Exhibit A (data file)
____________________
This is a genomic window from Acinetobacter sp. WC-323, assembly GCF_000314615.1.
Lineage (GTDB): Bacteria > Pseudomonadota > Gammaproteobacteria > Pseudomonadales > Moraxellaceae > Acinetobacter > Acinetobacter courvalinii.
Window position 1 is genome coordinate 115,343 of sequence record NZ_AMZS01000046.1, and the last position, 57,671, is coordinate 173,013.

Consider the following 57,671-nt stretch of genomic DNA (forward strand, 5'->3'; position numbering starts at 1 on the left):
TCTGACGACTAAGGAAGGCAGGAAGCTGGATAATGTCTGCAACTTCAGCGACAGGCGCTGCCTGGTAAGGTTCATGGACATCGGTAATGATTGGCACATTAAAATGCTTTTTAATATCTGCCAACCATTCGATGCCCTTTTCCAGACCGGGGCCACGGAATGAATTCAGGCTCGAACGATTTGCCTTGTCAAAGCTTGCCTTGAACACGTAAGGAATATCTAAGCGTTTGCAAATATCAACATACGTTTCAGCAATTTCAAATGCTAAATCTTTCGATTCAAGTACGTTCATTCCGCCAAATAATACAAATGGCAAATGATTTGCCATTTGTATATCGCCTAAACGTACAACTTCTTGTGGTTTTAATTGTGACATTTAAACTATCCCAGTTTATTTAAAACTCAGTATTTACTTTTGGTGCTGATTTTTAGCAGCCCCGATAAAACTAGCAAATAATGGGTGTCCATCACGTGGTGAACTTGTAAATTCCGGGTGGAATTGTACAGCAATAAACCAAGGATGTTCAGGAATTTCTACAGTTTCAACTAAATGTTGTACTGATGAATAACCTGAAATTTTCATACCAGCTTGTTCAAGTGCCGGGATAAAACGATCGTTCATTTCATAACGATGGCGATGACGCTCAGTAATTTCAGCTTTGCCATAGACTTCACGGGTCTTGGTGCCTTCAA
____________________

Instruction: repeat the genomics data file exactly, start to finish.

This is a genomic window from Acinetobacter sp. WC-323, assembly GCF_000314615.1.
Lineage (GTDB): Bacteria > Pseudomonadota > Gammaproteobacteria > Pseudomonadales > Moraxellaceae > Acinetobacter > Acinetobacter courvalinii.
Window position 1 is genome coordinate 115,343 of sequence record NZ_AMZS01000046.1, and the last position, 57,671, is coordinate 173,013.

Consider the following 57,671-nt stretch of genomic DNA (forward strand, 5'->3'; position numbering starts at 1 on the left):
TCTGACGACTAAGGAAGGCAGGAAGCTGGATAATGTCTGCAACTTCAGCGACAGGCGCTGCCTGGTAAGGTTCATGGACATCGGTAATGATTGGCACATTAAAATGCTTTTTAATATCTGCCAACCATTCGATGCCCTTTTCCAGACCGGGGCCACGGAATGAATTCAGGCTCGAACGATTTGCCTTGTCAAAGCTTGCCTTGAACACGTAAGGAATATCTAAGCGTTTGCAAATATCAACATACGTTTCAGCAATTTCAAATGCTAAATCTTTCGATTCAAGTACGTTCATTCCGCCAAATAATACAAATGGCAAATGATTTGCCATTTGTATATCGCCTAAACGTACAACTTCTTGTGGTTTTAATTGTGACATTTAAACTATCCCAGTTTATTTAAAACTCAGTATTTACTTTTGGTGCTGATTTTTAGCAGCCCCGATAAAACTAGCAAATAATGGGTGTCCATCACGTGGTGAACTTGTAAATTCCGGGTGGAATTGTACAGCAATAAACCAAGGATGTTCAGGAATTTCTACAGTTTCAACTAAATGTTGTACTGATGAATAACCTGAAATTTTCATACCAGCTTGTTCAAGTGCCGGGATAAAACGATCGTTCATTTCATAACGATGGCGATGACGCTCAGTAATTTCAGCTTTGCCATAGACTTCACGGGTCTTGGTGCCTTCAA